This last Thursday, July 25, 2019, lawmakers in New York enacted the cleverly named “Stop Hacks and Improve Electronic Data Security Act” (the SHIELD Act), Senate Bill 5575. Following the lead of many other states, the SHIELD Act updates New York’s data breach laws by expanding the definition of private information, expanding notification requirements, and requiring that individuals and businesses handling sensitive information implement “reasonable” data security measures. Perhaps most significantly, these requirements will now apply to any person or business that owns or licenses “private information” of a New York resident.
According to the Governor’s office in New York, “[t]his legislation imposes stronger obligations on businesses handling private data of customers, regarding security and proper notification of breaches by:
Broadening the scope of information covered under the notification law to include biometric information and email addresses with their corresponding passwords or security questions and answers;
Updating the notification requirements and procedures that companies and state entities must follow when there has been a breach of private information;
Extending the notification requirement to any person or entity with private information of a New York resident, not just those who conduct business in New York State;
Expanding the definition of a data breach to include unauthorized access to private information; and
Creating reasonable data security requirements tailored to the size of a business.
This bill will take effect 240 days after becoming law.”
The new law does not expand the definition of private information to include passport number, employer ID number or financial transaction devices, all of which are included in California’s new privacy regime.
While New York’s previous data breach statute, passed in 2005, required notification of breaches whenever unauthorized private information had been accessed, the SHIELD Act now requires such notice whenever such data has been accessed. Not surprisingly, this significantly expands the number of incidents that will require breach notification. Notification is required to occur within “the most expedient time possible and without unreasonable delay”, unless it can be verified that the access was “inadvertent” and that it “will not likely result in misuse.”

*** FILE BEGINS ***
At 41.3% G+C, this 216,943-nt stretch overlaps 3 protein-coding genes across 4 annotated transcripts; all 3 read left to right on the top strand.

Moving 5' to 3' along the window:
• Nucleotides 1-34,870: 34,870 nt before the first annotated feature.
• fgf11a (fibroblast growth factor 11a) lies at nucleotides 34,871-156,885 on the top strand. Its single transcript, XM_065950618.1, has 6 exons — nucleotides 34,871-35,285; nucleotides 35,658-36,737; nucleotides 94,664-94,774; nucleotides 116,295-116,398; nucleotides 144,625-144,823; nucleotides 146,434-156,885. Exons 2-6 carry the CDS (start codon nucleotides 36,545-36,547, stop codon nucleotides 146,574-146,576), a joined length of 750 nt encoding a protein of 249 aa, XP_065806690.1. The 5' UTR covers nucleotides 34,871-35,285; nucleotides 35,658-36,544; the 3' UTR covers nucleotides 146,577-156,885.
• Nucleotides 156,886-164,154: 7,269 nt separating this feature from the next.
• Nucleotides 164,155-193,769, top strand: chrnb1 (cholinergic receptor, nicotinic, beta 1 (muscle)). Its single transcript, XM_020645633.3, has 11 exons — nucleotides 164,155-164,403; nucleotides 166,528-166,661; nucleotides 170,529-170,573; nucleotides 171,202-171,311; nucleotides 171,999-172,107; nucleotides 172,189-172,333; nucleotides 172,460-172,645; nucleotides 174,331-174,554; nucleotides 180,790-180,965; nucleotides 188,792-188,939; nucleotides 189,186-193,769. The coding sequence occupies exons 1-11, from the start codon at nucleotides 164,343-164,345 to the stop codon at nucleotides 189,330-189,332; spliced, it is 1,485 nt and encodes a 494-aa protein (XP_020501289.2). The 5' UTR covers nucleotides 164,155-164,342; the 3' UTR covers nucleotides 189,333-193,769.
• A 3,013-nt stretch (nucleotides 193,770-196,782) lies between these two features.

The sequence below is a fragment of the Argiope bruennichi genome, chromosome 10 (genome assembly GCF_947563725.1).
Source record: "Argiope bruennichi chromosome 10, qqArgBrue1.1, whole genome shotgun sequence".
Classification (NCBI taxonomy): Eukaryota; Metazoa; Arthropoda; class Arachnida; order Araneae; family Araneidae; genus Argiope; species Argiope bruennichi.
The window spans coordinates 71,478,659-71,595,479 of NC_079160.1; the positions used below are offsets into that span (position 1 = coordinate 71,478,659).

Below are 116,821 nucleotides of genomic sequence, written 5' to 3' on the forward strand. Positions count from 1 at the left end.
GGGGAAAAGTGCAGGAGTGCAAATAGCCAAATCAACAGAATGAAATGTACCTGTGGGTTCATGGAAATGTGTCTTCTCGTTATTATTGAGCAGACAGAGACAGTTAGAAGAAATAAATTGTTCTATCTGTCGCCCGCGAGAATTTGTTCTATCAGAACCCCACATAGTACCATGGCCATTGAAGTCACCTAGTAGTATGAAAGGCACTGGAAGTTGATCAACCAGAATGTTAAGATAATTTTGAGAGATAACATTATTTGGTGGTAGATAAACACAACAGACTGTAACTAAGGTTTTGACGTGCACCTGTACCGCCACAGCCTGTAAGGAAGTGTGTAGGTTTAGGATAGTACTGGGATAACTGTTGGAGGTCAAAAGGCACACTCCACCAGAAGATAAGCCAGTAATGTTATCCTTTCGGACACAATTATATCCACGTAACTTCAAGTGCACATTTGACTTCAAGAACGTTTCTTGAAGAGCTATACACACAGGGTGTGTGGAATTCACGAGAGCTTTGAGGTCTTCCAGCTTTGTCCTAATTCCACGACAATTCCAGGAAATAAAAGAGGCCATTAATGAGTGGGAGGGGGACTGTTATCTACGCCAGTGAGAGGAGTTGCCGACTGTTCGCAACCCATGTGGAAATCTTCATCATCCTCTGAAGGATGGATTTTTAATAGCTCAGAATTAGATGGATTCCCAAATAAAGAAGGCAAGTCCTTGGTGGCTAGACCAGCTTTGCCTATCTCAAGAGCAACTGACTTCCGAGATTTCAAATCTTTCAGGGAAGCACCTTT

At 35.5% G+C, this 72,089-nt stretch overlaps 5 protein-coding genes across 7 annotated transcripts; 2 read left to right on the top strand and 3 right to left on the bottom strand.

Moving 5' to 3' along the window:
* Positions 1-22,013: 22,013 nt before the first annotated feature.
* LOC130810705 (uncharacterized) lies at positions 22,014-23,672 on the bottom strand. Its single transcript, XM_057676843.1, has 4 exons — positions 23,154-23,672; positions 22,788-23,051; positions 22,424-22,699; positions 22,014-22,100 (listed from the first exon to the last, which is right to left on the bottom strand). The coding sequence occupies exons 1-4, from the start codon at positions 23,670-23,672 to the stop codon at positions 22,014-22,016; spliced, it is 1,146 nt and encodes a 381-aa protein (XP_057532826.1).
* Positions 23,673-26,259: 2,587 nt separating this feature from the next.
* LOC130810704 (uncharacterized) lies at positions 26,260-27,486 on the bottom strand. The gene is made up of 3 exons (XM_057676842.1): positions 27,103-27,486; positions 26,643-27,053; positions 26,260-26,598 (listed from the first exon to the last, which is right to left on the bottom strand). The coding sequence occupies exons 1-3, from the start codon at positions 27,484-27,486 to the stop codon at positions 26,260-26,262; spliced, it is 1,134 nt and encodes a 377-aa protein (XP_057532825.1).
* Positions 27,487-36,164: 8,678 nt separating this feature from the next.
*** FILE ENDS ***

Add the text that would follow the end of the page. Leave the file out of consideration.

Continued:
The Act’s requirement for “reasonable” security measures is an interesting one. It states, “[a]ny person or business that owns or licenses computerized data which includes private information of a resident of New York shall develop, implement and maintain reasonable safeguards to protect the security, confidentiality and integrity of the private information…”. The Act even states some examples of what “reasonable” could mean: employee training, regular risk assessment exercises, regular testing of key controls and procedures, and the disposal of private information when no longer needed. There is some risk here that while the list is not meant to be seen as exhaustive, a court could de facto apply those requirements rather rigidly. We’ll be following that issue once we see some guidance from the courts.
Notably, the SHIELD Act does not create a private right of action for an entity’s failure to comply with the law. While this may warrant a sigh of relief from companies within the technology space, we will have to continue to look out for The New York Privacy Act, which is under consideration by the New York State Senate at this time. The New York Privacy Act would indeed create such a private right of action. If passed, it would represent the most aggressive data protection policy in the United States, if not the world.
For inquires related to this update, or for assistance with legal issues regarding data privacy and cybersecurity, please contact Jim Long via email at email@example.com or by phone at (315) 473-9648.